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What Unites Obama's Coalition — and What Could Divide It What Unites Obama's Coalition — and What Could Divide It

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Politics

What Unites Obama's Coalition — and What Could Divide It

A new Pew Research poll shows President Obama reinforcing support on some issues but still vulnerable on the economy.

President Obama's approval rating has held steady among his core supporters, “coalition of the ascendant”: minorities, young people, and college-educated white women. (AP Photo/Charles Dharapak)()

One conclusion that jumps from the Pew Research Center/USA Today national survey released Thursday is that the coalition that reelected President Obama last fall remains in step behind him — and is largely unified behind the key elements of his increasingly aggressive second-term agenda. But the poll also suggests that failure to generate more-rapid economic recovery could nonetheless strain the powerful coalition Obama has assembled.

Obama won reelection last fall behind strong performances among groups in what I’ve called the “coalition of the ascendant”: minorities, young people, and college-educated white women. That allowed him to overcome cavernous deficits among blue-collar, older and rural whites.

At National Journal’s request, Pew analyzed the results among those groups from their new national survey, which explored attitudes on an unusually wide range of issues. The results found that Obama’s core groups express solid support for his central priorities, with very few exceptions.

 

Overall, the survey put Obama’s approval rating at 51 percent — almost exactly replicating his share of the vote last November. For all of his key groups, his approval ratings today remain close to his vote shares against Republican Mitt Romney. The survey put his approval among African-Americans at 91 percent (compared to his vote of 93 percent in November), among Hispanics at 68 percent (compared to 71 percent in November), college-educated white women at 48 percent (compared to 46 percent), and adults ages 18 to 29 at 57 percent (compared to 60 percent). Considering that several percent of those in each group described themselves as undecided on Obama’s performance, those numbers suggest almost no change from his support in the election.

The poll indicates that the issue agenda Obama is advancing could reinforce that support. On immigration, for instance, the survey found that adults divided exactly in half, with 49 percent saying the top priority of reform should be “creating a way for illegal immigrants already here to become citizens if they meet certain requirements” and 47 percent prioritizing “better border security and stronger enforcement of our immigration laws.”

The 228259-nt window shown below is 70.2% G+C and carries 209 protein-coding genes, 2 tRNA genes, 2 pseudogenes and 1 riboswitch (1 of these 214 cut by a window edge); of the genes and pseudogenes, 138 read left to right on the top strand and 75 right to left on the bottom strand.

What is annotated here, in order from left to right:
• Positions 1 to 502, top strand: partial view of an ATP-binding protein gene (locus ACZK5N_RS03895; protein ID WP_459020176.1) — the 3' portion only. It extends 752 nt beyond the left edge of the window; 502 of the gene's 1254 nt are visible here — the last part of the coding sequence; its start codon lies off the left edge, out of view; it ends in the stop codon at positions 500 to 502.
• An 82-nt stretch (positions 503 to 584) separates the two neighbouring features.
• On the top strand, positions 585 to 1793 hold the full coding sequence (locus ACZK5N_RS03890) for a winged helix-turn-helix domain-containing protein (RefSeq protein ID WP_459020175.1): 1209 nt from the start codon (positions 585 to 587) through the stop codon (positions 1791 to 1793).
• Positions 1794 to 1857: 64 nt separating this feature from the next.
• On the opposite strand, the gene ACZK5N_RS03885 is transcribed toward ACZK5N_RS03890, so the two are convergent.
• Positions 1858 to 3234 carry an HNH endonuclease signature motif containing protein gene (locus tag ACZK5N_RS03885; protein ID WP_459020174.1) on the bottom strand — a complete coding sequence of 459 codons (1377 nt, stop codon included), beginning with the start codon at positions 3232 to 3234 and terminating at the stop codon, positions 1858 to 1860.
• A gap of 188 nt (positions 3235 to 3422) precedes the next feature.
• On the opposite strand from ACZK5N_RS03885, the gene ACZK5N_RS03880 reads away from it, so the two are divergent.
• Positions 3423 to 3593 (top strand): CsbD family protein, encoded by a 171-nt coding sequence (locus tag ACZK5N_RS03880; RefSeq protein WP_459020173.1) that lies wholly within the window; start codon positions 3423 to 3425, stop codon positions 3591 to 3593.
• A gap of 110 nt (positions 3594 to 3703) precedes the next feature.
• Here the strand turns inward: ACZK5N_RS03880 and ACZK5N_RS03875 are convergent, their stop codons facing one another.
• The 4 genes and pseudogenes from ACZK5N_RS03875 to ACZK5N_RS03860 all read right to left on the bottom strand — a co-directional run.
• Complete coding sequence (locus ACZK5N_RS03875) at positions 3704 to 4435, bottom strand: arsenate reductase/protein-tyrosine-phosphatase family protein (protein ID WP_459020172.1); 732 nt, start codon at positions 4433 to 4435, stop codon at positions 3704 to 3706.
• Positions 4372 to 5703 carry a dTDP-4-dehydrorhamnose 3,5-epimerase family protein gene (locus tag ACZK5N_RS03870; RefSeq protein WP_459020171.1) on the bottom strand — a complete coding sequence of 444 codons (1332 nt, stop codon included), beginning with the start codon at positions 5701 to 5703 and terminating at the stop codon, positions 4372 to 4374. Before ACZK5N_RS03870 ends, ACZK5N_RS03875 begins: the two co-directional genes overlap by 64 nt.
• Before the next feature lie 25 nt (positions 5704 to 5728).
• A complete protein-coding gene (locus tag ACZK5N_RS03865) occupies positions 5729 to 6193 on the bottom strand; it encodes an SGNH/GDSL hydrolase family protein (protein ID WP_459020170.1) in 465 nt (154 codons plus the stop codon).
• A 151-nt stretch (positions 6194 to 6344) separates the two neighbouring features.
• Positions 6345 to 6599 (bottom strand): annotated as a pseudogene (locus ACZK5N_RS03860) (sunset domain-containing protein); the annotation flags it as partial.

But among Obama’s key groups, 62 percent of African-Americans, 79 percent of Hispanics, 65 percent of all nonwhites, 57 percent of college-educated women, and 60 percent of young adults all pick the pathway to citizenship as their top priority.

On the broad question of whether it is more important to protect the right of Americans to own guns or to control gun ownership, adults split about evenly too, with 46 percent emphasizing ownership and 50 percent limits. But 71 percent of African-Americans, 78 percent of Hispanics, 71 percent of all nonwhites, and 55 percent of college-educated white women prioritized gun control; young people lean narrowly in that direction.

Obama also draws majority support from his key groups on his specific gun-control proposals: banning high-capacity magazines and assault weapons and imposing background checks on sales at gun shows. (The one exception is that young people provide only plurality support for the magazine limits.) The college-educated white women, with whom Obama lost ground from 2008 to 2012, are especially enthusiastic; at least two-thirds support his position on each question.

Likewise, Obama’s key groups all express majority support for emphasizing the development of alternative energy sources rather than fossil fuels (though African-Americans split more closely), and for imposing “stricter emission limits on power plants in order to address climate change.” The poll found those ideas to be especially popular among young people, with about seven in 10 supporting the green position on each question.